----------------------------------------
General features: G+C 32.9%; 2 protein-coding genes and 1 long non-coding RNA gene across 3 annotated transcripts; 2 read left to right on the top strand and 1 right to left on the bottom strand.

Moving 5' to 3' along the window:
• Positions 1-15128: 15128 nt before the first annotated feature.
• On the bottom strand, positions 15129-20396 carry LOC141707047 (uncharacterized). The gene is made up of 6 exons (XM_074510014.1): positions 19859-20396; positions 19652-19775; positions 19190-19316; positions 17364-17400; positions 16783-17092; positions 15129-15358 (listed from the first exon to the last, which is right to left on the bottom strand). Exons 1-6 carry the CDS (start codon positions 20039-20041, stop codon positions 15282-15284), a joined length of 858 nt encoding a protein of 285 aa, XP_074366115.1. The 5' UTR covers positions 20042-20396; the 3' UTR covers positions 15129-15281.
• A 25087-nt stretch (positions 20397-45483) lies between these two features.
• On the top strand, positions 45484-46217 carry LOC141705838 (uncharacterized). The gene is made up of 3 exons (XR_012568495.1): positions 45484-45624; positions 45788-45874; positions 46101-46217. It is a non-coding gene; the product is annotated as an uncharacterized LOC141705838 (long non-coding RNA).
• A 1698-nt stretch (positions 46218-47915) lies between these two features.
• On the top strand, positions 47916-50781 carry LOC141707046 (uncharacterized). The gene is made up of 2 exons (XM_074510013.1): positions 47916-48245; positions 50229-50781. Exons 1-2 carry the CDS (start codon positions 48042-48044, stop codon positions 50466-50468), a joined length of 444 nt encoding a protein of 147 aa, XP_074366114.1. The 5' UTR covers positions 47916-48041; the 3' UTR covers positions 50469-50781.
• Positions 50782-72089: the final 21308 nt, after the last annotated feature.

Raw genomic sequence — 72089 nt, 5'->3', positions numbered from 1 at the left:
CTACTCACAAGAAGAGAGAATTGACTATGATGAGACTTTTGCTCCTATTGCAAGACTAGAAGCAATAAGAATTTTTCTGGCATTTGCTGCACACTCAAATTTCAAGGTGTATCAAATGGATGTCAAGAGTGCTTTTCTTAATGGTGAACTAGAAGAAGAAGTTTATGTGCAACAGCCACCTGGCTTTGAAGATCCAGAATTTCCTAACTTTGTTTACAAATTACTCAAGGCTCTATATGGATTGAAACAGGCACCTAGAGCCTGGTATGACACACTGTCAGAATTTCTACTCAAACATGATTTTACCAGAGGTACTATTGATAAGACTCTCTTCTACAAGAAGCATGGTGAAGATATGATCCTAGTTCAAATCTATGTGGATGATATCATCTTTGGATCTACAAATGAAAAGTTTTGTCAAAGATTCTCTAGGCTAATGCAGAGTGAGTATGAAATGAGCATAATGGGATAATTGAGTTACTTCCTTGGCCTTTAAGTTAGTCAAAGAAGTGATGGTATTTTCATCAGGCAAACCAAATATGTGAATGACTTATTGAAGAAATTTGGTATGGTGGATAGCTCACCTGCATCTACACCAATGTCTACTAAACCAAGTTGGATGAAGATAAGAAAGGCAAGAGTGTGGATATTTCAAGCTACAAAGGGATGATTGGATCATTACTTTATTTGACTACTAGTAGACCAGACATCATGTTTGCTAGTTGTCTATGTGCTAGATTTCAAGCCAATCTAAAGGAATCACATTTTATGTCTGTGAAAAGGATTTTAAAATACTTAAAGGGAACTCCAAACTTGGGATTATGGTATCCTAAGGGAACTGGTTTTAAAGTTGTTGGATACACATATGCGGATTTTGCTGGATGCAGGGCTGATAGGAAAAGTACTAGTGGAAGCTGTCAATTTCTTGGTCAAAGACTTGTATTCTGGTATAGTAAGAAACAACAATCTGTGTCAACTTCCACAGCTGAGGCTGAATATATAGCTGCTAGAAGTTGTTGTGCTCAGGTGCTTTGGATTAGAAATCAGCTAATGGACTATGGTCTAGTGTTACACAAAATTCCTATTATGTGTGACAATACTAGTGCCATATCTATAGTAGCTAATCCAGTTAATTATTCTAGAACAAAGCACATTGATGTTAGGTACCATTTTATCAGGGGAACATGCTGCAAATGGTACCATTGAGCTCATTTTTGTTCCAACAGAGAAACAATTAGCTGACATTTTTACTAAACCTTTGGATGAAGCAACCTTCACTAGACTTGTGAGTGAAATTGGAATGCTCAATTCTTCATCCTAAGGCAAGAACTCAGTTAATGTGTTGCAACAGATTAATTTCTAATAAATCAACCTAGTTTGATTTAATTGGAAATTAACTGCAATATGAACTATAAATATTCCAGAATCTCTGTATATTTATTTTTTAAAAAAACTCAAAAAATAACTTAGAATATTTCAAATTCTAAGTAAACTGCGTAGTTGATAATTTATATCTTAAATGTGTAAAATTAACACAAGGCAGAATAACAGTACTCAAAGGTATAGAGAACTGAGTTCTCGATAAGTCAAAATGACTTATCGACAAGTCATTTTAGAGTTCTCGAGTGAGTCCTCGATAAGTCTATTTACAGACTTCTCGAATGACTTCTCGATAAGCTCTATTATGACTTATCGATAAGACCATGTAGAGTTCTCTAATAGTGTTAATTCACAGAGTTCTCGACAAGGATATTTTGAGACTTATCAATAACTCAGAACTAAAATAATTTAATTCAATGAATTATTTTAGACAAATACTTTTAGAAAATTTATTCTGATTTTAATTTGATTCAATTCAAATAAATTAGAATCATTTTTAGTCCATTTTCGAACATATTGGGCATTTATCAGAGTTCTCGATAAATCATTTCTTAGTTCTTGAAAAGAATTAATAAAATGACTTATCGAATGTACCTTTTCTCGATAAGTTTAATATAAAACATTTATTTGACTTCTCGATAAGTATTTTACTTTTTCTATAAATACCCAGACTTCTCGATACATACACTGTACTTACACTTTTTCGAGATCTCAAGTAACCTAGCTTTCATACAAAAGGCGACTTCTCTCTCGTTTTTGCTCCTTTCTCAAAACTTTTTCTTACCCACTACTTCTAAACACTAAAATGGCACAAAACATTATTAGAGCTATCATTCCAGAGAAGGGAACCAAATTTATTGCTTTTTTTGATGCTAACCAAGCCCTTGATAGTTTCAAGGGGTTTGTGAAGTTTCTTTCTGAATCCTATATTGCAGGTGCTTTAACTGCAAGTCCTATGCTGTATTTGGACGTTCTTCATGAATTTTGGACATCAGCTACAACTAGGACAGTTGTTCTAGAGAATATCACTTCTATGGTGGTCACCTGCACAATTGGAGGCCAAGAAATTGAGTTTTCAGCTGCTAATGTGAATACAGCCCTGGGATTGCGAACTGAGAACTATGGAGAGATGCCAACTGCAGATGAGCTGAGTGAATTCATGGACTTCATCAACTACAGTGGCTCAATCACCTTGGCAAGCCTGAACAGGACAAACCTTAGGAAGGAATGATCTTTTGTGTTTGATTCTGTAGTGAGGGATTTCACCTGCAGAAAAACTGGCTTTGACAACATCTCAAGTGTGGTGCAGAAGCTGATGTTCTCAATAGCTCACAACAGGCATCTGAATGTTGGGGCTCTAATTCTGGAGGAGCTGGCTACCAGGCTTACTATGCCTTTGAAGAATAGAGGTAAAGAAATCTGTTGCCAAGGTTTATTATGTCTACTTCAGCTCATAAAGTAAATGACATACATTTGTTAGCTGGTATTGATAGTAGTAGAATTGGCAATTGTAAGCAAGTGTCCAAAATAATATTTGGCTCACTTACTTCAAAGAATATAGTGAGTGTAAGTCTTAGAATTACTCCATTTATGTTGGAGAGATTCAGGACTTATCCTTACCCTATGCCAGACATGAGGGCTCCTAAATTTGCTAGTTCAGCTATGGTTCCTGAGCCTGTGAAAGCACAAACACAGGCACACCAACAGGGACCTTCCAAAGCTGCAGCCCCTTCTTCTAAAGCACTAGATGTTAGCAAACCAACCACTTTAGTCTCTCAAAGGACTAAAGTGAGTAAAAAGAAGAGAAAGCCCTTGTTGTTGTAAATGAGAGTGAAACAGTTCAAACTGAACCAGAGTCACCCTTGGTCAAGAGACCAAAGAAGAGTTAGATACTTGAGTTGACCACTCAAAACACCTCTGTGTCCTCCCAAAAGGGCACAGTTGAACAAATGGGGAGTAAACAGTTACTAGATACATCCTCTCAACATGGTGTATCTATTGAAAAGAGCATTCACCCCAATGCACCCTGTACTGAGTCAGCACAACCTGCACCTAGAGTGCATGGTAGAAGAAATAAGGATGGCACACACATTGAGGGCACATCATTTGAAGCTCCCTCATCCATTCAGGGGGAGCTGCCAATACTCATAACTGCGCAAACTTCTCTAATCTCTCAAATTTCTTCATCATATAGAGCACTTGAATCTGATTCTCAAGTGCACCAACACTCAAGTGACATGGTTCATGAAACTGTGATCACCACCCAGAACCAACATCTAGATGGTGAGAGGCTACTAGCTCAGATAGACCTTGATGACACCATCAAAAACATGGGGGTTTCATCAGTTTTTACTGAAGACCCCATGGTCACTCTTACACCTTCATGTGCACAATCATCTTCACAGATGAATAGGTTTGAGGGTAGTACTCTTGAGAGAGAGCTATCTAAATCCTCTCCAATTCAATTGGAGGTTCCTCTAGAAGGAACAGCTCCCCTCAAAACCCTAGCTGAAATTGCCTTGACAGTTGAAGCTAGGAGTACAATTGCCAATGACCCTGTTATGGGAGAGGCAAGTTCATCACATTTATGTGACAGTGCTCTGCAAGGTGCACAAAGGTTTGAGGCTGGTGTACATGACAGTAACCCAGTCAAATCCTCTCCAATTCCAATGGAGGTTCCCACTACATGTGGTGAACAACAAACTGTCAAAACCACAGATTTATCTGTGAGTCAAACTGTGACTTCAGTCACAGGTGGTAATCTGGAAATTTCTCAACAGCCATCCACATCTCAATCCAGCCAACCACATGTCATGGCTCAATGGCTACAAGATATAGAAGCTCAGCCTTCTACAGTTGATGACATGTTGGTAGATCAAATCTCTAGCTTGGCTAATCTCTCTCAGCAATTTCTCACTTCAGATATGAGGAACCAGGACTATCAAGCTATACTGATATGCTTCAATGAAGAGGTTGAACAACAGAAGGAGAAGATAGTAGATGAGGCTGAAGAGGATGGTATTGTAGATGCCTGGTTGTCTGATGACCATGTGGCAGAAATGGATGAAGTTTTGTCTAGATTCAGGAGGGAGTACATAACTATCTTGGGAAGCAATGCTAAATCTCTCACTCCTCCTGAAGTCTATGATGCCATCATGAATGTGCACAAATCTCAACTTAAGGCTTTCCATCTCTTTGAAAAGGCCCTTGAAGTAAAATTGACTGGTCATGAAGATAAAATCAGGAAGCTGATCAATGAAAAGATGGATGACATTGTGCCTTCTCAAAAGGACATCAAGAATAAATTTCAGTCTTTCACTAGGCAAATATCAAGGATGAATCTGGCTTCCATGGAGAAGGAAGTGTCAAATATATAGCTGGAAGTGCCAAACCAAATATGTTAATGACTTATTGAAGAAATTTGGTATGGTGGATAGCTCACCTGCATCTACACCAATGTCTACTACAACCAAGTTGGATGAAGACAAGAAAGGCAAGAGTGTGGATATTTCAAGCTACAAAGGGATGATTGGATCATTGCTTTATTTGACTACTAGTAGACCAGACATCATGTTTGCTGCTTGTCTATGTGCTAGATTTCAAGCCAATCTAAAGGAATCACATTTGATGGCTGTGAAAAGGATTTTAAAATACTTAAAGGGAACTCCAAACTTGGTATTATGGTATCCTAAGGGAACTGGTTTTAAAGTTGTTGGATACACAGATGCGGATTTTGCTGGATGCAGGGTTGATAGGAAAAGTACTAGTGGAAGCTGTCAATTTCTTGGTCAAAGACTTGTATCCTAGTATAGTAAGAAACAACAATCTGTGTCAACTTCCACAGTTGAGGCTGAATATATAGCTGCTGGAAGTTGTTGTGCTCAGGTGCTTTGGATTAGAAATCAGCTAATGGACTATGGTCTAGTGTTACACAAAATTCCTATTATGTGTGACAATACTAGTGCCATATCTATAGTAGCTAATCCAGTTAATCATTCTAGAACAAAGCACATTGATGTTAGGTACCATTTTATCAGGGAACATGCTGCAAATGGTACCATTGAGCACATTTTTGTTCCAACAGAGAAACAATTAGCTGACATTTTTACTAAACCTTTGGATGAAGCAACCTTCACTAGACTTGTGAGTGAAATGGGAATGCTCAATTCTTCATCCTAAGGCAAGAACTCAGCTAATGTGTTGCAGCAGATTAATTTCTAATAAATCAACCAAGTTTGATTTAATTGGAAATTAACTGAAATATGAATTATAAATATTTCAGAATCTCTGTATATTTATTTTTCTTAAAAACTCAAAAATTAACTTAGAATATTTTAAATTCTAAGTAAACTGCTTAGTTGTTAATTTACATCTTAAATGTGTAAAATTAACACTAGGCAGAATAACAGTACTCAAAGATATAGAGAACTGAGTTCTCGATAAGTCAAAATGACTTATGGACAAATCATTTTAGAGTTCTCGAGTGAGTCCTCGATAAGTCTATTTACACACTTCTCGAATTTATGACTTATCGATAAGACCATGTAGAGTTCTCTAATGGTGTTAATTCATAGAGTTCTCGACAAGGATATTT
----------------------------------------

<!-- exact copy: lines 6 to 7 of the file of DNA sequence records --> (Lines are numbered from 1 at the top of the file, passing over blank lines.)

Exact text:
• On the top strand, positions 45484-46217 carry LOC141705838 (uncharacterized). The gene is made up of 3 exons (XR_012568495.1): positions 45484-45624; positions 45788-45874; positions 46101-46217. It is a non-coding gene; the product is annotated as an uncharacterized LOC141705838 (long non-coding RNA).
• A 1698-nt stretch (positions 46218-47915) lies between these two features.